Samsara smells like sandalwood and ylang ylang while managing, for all its strength, to convey a murky softness that speaks of dark bars, lingering kisses, and assorted existential aches and pains. This boy disappeared without a trace or word of explanation shortly after I met his parents and we made Thanksgiving plans. Restraint was Practiced until the last. You’d think this would make me hate the perfume I wore for him, but I don’t. It just sort of reminds me to hope that wherever he is, he’s okay. It sounds callous to suggest that I might need this perfume as such a reminder, but such is samsara.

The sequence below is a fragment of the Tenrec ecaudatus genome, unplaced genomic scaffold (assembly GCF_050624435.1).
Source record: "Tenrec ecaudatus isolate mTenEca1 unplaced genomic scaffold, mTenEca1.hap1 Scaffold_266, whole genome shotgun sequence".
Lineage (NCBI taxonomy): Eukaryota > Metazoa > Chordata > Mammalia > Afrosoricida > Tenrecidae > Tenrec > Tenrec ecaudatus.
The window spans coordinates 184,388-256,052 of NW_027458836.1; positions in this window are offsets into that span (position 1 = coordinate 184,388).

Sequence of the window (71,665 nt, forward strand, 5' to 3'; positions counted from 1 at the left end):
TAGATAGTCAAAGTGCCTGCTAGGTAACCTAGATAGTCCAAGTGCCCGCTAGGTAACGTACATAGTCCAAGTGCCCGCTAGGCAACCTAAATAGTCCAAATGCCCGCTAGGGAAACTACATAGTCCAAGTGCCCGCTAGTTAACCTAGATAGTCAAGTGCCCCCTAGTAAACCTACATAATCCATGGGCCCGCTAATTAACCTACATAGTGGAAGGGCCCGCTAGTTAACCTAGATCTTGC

I recently bought a small vial of Nag Champa perfume oil from the local headshop, hoping to duplicate the smell of the incense on my own body. This was a perverse craving: I spent my stoner years repulsed by Nag Champa incense and everything it stood for. I associated its thick, greasy-sweet funk with the aspect of druggie-culture that I took to the most reluctantly: having to hang out with other druggies. Marijuana, for me, was not a social drug. I liked it for isolated reverie or sex. Procuring it, however, often led me into a series of small, rumpled bedrooms where some kid with whom I had nothing in common with besides drugs was selling it. Buyer’s etiquette demanded that I share a few bong rips or a joint with this kid before going home with my stash. After a hit or two, I’d inevitably look through the haze of pot and incense at whoever was sitting across from me on the bed or the floor and realize the horrible truth: he’s going to kill me. Then I’d start to itch, searching desperately for an escape route. It didn’t matter whether I was there alone or with friends, I‘d sit through this ordeal with a rigid grimace on my face, trying to pretend I was having fun. Marijuana; the great equalizer, right? No. This was miserable. An interminable ten minutes or half an hour later, when I’d finally feel the fresh air of freedom on my face, I’d notice that I wasn’t entirely free: while pot smoke dissipates properly into the air, Nag Champa incense has this funny quality of sticking around. The experience, in all its cloying, unwanted sweetness, would stick to my coat for the next week, and by that time I‘d need another quarter-bag anyway. It was a vicious cycle.